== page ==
Sunday was a visit to St. Thomas’ (with an adequate sermon and beautiful music) and then birthday brunch with Jeannette Anderson at the University Club (where some old dude proceeded to have a long cell phone conversation, and no one did anything). But we had a very nice chat about what we hope 2008 has in store; I still think I need to live my life in a more thoughtful manner rather than just reacting to the enormous array of stimuli that are present in my daily existence. Then I met up with Jonathans Funke and Leaf at the Morgan Library for the Irving Penn photography exhibit. Honestly, portrait photographs don’t really steep my tea. I like some of Richard Avedon’s work, but other than that I don’t find them anywhere near as deep and revelatory as some people seem to. But a fantastic exchange happened. We were standing in front of the photo of Norman Mailer and I confessed that I had never read any of his work, and Leaf admitted rather sheepishly that he had read almost all of it but did not think much of it, and when I asked him what he didn’t like he proceeded to discuss Mailer’s work in a perfectly conversational tone. After about 90 seconds of this, a really dweeby, uptight man whipped around and whined, “You know, there are some people who really admire Mailer’s work and do not need to have you standing in a public place and giving a lecture nobody wants to hear. OK? Can you just not do that anymore?” The three of us looked at each other in shocked bemusement, both because Leaf had not been foisting his (as usual, erudite) views on others, and second because this fellow seemed like the last person on Earth who would be a Mailer fan. I said (sorta) under my breath, “Wasn’t it Voltaire who said, ‘I disagree with everything you say, but I will defend to the death your right to say it?’” Leaf rejoined, quick as lightning, “He also said, ‘To the living we owe respect, but to the dead we owe only the truth.’” Without missing a beat, Funke looked at me and said, “You get one Voltaire point for content, and Leaf gets one for placement.” I love my friends.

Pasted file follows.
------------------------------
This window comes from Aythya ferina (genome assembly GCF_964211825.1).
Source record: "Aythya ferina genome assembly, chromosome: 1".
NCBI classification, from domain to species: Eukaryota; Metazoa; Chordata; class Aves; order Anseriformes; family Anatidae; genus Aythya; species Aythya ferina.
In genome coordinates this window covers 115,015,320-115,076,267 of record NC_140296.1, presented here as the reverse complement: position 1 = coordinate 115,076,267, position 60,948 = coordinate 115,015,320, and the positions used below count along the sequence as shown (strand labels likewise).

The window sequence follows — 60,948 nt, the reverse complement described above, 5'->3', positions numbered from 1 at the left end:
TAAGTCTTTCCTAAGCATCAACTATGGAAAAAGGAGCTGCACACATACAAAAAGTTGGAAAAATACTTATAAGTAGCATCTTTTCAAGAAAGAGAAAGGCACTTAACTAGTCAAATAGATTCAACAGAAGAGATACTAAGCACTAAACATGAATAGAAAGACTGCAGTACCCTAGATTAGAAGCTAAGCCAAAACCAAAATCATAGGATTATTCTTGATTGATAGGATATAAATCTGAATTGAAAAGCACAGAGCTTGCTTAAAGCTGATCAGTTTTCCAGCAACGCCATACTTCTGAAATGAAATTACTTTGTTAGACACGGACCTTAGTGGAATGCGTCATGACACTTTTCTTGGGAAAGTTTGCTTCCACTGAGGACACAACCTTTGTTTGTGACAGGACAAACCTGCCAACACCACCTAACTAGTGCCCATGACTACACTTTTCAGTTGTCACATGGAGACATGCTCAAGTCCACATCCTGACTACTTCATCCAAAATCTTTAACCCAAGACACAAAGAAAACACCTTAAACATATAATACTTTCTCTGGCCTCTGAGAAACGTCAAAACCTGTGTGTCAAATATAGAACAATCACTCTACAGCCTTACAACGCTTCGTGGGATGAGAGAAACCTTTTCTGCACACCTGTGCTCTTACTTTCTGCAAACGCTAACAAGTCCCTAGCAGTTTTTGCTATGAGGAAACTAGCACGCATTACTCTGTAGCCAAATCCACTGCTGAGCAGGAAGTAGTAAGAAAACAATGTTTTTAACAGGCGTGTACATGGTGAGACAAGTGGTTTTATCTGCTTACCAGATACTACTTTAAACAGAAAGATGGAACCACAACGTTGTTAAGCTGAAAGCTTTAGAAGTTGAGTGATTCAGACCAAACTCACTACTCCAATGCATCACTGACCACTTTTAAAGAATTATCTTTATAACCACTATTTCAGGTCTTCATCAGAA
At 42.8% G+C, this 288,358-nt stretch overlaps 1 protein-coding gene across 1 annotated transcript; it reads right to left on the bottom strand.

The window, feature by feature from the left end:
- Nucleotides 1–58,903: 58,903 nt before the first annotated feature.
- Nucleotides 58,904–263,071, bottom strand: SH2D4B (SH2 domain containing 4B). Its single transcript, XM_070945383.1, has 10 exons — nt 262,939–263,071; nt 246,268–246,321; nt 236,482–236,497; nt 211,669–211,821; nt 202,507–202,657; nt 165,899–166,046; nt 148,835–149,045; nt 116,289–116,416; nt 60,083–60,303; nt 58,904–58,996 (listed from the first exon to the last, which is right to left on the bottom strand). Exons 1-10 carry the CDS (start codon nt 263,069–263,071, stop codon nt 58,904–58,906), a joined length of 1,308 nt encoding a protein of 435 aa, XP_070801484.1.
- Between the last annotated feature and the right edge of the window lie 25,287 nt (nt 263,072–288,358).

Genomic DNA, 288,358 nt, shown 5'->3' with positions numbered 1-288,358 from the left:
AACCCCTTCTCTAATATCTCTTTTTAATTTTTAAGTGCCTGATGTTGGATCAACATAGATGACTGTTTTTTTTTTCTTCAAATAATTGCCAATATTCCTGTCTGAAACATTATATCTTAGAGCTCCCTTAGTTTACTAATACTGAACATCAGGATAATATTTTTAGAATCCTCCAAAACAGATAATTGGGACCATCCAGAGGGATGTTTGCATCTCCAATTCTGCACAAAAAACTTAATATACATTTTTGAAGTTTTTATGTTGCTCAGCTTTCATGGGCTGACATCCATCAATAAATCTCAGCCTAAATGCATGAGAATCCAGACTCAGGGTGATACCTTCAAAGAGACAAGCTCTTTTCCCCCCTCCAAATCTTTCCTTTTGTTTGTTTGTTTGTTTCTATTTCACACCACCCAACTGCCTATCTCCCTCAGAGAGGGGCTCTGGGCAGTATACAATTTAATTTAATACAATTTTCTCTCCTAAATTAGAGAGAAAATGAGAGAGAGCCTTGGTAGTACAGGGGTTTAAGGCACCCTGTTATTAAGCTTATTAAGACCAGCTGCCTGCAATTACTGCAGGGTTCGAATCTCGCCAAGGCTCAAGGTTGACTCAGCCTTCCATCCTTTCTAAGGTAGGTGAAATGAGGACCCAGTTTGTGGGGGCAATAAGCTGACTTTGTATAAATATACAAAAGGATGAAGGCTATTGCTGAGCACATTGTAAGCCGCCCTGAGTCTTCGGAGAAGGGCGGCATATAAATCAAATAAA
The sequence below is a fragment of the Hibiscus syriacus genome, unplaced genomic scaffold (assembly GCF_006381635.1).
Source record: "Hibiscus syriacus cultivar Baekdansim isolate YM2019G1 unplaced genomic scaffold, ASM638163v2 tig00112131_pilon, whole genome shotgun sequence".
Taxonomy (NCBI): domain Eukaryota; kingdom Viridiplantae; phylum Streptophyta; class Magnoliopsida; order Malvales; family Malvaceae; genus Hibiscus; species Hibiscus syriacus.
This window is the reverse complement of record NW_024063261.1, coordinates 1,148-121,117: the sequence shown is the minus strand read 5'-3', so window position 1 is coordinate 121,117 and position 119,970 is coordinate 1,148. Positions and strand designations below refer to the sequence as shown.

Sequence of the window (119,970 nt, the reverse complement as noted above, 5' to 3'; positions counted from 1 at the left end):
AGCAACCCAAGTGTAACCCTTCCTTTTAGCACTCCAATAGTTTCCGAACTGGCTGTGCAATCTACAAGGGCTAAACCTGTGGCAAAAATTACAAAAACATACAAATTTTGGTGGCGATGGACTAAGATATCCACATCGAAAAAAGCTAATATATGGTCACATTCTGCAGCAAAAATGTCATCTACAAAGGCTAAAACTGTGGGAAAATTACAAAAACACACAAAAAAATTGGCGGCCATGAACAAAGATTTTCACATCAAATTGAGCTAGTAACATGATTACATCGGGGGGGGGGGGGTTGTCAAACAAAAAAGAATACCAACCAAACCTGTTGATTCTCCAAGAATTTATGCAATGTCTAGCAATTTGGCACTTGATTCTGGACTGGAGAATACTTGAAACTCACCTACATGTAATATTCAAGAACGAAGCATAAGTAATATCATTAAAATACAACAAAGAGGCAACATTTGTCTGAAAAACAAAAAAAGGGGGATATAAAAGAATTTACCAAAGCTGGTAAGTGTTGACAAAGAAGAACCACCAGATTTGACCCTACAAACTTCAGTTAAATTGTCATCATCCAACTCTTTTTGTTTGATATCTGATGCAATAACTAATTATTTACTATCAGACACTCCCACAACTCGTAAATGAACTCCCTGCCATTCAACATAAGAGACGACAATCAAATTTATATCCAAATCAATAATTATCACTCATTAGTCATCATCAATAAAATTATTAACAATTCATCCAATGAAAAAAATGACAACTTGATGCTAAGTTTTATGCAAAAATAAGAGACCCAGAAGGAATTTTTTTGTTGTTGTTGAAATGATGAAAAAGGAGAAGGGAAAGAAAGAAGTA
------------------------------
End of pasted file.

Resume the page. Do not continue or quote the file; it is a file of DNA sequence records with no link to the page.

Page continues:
I returned to the Armory and purchased a marvelous Old Master drawing by Oppenord: Charon Ferrying Souls across the River Styx. The outer edges or frame (not the wooden housing) of the drawing is the gaping maw of Hell, opening up to receive the boat of souls, while others wait their turn crowded in a Classical temple. If you have any interest in collecting drawings, visit the learned and reputable Alan Stone and Lesley Hill from whom I bought this and several other works. They are trustworthy, they have a wide range of offerings, an eye for the unusual and interesting, and they’re delightful to boot. I left the world of 17th-Century art and headed downtown to watch the playoff game. I tell you, if you want a good time, watch the NY Giants win in overtime at an Irish sports bar. Impossible not to get swept up in the excitement. It was a fun jaunt and I was a little sorry to leave for California the next morning.